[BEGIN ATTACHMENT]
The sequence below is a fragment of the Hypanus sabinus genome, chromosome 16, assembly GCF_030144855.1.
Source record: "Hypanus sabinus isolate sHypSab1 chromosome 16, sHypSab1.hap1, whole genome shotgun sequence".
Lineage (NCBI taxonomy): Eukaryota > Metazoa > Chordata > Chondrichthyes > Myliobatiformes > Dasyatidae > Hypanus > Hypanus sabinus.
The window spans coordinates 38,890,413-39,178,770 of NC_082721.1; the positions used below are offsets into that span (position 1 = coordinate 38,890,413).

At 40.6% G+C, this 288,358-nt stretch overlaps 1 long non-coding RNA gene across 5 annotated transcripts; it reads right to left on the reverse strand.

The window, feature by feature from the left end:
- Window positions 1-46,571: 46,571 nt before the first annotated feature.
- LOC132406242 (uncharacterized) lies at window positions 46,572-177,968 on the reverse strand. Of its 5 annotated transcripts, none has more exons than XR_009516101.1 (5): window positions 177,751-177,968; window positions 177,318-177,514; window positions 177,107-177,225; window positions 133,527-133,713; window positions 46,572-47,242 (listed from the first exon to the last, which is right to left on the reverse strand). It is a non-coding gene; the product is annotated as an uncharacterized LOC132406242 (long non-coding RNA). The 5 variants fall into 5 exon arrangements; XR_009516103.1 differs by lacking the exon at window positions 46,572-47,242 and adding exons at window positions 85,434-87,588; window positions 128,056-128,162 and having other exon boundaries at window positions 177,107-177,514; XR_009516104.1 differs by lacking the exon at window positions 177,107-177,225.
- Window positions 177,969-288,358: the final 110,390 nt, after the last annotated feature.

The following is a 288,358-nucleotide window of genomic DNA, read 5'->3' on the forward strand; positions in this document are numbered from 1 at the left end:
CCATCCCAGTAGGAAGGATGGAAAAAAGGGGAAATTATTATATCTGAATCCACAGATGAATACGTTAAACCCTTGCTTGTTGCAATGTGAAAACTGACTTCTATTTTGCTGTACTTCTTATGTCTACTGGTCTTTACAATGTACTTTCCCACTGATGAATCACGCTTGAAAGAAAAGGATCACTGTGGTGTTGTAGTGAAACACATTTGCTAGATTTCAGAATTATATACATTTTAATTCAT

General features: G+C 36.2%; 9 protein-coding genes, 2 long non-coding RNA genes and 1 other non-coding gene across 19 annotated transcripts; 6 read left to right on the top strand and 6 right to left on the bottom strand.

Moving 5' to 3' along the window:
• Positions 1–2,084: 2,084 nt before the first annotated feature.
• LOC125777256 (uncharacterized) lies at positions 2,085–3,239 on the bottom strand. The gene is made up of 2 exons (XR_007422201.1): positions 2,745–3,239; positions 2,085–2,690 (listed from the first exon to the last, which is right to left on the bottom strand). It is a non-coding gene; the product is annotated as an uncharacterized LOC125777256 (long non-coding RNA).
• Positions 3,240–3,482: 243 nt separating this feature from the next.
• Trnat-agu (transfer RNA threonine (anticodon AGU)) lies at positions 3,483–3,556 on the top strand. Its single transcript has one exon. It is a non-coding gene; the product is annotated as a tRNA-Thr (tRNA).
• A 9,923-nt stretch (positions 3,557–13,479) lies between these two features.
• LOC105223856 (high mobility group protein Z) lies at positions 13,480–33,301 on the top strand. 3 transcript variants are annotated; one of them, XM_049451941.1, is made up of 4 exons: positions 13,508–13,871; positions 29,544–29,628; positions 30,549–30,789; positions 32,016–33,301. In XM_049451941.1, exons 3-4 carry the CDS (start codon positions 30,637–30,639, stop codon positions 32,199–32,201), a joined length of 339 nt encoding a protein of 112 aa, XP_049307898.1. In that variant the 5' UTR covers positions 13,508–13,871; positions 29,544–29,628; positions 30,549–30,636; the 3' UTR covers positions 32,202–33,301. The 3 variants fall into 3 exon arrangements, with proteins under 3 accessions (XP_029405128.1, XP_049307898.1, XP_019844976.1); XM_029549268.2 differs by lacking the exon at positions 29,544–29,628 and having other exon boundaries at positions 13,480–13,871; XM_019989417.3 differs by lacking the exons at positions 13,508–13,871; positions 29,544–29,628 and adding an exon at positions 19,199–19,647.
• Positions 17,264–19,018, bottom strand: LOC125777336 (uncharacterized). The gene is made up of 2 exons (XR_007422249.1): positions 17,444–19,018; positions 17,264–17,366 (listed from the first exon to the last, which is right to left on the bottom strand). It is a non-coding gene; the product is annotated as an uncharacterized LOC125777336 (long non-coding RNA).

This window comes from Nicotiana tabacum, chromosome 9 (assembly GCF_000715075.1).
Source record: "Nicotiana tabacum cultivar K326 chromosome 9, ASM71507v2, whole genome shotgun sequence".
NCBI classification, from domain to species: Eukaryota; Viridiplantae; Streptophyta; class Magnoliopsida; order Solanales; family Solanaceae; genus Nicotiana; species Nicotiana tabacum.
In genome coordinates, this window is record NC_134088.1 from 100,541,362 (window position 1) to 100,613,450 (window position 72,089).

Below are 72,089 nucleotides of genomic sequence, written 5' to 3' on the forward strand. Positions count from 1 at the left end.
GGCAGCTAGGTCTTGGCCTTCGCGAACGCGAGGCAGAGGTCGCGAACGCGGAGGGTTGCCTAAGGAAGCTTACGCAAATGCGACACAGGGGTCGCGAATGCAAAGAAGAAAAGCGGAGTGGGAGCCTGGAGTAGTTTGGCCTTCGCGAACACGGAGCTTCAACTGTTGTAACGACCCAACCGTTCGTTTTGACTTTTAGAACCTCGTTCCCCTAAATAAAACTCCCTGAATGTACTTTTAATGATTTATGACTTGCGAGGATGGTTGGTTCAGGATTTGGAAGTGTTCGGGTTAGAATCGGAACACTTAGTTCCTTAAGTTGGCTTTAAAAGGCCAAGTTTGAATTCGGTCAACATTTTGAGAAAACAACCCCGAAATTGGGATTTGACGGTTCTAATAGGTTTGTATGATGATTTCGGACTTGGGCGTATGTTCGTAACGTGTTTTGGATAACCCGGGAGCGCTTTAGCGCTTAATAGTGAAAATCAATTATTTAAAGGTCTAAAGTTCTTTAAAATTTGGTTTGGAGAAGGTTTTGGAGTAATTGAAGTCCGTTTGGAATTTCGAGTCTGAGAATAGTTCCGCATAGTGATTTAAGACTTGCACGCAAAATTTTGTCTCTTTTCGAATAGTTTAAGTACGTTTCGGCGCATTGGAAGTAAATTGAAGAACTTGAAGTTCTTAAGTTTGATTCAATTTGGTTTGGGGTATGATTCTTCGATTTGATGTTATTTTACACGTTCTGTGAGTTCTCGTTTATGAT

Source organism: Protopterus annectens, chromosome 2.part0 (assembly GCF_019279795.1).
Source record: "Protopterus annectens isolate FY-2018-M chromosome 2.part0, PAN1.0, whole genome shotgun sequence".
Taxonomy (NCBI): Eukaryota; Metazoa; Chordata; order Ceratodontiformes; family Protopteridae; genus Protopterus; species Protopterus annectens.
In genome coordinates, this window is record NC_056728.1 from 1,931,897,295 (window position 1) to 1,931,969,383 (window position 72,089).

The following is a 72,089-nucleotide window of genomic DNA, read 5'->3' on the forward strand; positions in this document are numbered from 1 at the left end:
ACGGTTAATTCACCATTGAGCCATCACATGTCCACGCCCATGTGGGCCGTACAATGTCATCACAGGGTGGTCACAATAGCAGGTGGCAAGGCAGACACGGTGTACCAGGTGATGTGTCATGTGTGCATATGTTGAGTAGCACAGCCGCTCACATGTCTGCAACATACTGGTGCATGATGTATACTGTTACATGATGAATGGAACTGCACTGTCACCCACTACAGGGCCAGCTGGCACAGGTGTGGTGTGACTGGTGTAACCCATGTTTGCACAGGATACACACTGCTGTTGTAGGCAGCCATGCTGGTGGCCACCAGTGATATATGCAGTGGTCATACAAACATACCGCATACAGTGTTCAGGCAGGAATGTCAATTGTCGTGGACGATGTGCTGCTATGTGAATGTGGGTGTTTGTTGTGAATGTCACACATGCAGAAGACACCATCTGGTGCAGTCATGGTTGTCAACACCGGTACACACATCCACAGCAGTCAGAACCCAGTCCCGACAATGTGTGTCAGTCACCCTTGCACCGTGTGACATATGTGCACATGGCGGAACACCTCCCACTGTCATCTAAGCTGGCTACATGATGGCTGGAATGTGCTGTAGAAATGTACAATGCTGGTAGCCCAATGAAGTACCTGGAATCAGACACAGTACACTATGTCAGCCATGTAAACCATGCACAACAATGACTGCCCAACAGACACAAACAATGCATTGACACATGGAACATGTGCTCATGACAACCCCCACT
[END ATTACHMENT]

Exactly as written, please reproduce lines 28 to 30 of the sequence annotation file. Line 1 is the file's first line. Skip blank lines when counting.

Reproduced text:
Source record: "Protopterus annectens isolate FY-2018-M chromosome 2.part0, PAN1.0, whole genome shotgun sequence".
Taxonomy (NCBI): Eukaryota; Metazoa; Chordata; order Ceratodontiformes; family Protopteridae; genus Protopterus; species Protopterus annectens.
In genome coordinates, this window is record NC_056728.1 from 1,931,897,295 (window position 1) to 1,931,969,383 (window position 72,089).